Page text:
In George Lucas’ dystopian 1971 film, “THX-1138,” the protagonist is pursued by police after attempting to escape from a futuristic totalitarian city-state. However, the city has only budgeted a certain amount to cover the costs of the pursuit. In the penultimate scene, as the officers are about to recapture the renegade, the comptroller’s office informs them that because of cost overruns, the chase is to be terminated. “Economics make it necessary to terminate any operation which exceeds five percent of its primary budget,” the officers are told.
With the specter of sequestration -- which on Jan. 1, 2013, is set to cut U.S. defense spending by nearly 10 percent -- now looming, one wonders whether or not the maxim enshrined in THX-1138 may end up guiding U.S. national security policy in the years ahead. Will certain missions be deemed too expensive for the United States to conduct?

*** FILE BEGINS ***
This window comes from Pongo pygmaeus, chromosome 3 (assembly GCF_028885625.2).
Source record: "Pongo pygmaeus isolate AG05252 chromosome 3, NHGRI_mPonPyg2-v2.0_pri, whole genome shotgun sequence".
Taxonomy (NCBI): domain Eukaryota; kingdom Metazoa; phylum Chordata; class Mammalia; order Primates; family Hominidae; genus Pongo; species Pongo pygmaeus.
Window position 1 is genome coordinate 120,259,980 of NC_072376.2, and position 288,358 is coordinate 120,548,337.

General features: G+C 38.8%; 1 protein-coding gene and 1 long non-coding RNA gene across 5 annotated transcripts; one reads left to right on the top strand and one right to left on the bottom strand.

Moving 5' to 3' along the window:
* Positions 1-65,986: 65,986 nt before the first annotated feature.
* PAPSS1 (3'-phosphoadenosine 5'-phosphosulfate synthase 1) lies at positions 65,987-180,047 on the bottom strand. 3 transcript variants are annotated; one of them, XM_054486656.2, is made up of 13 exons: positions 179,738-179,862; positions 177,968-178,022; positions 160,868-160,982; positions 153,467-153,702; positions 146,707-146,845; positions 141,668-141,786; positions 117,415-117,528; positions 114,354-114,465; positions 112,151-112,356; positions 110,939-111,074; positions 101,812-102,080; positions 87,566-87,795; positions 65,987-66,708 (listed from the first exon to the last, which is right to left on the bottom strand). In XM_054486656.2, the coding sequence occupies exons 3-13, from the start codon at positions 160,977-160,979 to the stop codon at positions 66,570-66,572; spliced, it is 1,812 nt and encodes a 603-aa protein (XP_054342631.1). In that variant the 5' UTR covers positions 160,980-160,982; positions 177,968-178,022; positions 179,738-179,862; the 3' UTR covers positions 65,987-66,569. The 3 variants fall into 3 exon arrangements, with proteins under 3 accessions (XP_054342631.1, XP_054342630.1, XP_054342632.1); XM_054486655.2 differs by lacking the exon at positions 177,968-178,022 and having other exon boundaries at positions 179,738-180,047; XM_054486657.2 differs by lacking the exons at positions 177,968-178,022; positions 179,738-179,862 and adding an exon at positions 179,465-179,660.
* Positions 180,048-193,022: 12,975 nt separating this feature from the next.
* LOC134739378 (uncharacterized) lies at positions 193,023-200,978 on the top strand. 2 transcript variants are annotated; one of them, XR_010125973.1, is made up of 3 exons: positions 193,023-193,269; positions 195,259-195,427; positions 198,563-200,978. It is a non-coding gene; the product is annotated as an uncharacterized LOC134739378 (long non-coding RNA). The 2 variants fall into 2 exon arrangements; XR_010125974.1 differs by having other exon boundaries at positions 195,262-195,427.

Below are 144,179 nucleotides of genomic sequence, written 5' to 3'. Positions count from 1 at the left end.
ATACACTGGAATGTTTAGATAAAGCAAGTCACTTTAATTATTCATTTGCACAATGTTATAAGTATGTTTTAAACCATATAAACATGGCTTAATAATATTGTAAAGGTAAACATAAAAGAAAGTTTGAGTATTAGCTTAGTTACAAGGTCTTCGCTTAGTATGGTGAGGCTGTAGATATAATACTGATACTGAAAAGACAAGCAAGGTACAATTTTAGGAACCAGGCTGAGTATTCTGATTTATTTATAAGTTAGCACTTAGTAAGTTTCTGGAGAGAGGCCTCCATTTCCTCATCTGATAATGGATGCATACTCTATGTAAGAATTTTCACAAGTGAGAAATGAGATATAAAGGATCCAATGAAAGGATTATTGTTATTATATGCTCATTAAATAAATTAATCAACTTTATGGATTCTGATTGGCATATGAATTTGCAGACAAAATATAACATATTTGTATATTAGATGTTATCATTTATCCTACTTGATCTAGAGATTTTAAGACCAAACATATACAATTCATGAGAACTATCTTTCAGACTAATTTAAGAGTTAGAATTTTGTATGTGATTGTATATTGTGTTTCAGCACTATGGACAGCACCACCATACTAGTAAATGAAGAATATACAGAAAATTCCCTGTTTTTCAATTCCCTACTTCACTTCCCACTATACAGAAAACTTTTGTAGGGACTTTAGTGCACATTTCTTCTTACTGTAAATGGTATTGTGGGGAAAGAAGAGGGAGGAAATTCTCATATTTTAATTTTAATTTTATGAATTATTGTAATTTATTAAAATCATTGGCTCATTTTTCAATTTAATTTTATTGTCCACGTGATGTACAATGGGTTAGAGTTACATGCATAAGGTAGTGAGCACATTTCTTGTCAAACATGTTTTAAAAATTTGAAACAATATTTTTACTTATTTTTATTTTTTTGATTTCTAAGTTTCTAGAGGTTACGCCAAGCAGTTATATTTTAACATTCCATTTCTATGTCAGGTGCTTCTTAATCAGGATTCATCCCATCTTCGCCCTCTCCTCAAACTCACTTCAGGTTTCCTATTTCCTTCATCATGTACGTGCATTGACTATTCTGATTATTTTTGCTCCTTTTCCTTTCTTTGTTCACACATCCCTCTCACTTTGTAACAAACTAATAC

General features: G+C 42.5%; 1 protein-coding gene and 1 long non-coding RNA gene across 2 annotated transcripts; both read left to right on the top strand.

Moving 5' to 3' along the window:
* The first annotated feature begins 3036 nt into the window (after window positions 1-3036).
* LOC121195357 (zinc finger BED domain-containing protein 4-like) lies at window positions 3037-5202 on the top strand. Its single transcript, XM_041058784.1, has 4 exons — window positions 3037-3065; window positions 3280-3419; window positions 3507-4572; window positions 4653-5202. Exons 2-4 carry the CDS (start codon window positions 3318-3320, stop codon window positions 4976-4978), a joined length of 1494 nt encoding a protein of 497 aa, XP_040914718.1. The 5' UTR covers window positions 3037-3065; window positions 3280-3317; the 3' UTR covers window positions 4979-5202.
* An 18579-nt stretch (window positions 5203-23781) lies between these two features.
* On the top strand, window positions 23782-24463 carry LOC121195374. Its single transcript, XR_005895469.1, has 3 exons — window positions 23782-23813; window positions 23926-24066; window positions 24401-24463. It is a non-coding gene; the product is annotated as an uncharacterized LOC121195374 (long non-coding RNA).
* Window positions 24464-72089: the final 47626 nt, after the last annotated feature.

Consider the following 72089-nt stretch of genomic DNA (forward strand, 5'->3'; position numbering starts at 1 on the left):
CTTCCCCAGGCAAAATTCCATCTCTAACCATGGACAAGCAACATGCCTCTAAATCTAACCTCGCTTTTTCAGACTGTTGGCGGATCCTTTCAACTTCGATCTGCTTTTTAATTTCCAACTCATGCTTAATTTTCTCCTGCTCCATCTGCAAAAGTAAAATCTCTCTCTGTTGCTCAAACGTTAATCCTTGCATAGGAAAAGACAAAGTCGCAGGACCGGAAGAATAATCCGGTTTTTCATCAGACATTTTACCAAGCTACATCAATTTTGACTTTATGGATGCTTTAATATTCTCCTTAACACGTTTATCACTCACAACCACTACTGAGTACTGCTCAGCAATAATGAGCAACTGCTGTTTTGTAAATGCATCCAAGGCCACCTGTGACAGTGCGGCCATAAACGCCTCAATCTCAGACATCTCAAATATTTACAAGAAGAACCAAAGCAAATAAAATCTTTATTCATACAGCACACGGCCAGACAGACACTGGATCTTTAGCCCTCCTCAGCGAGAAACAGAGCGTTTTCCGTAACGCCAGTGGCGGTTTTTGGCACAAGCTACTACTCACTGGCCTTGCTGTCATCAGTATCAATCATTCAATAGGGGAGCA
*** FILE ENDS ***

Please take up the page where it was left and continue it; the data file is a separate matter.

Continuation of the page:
It is interesting that the cost of U.S. global leadership has not yet emerged as an issue for debate in this year’s presidential election. Both candidates assume that the money to sustain defense spending will be there and that the American people will continue to support shouldering the burden of providing global public security goods. During the days of the Cold War, when for its own security the United States needed to construct a series of trade pacts and military alliances to contain the Soviet Union, most Americans could understand the reasons both for increased defense spending at home and dispensing foreign aid abroad. Today, it is no longer automatically clear how the average American benefits from a forward-deployed, interventionist foreign policy. And when stark choices need to be made in the years to come, especially as domestic social programs increasingly come under the chopping block, will the U.S. political establishment be willing, as it did in Libya in 2011, to shell out $1 billion to depose a dictator who posed no direct threat to the U.S. homeland?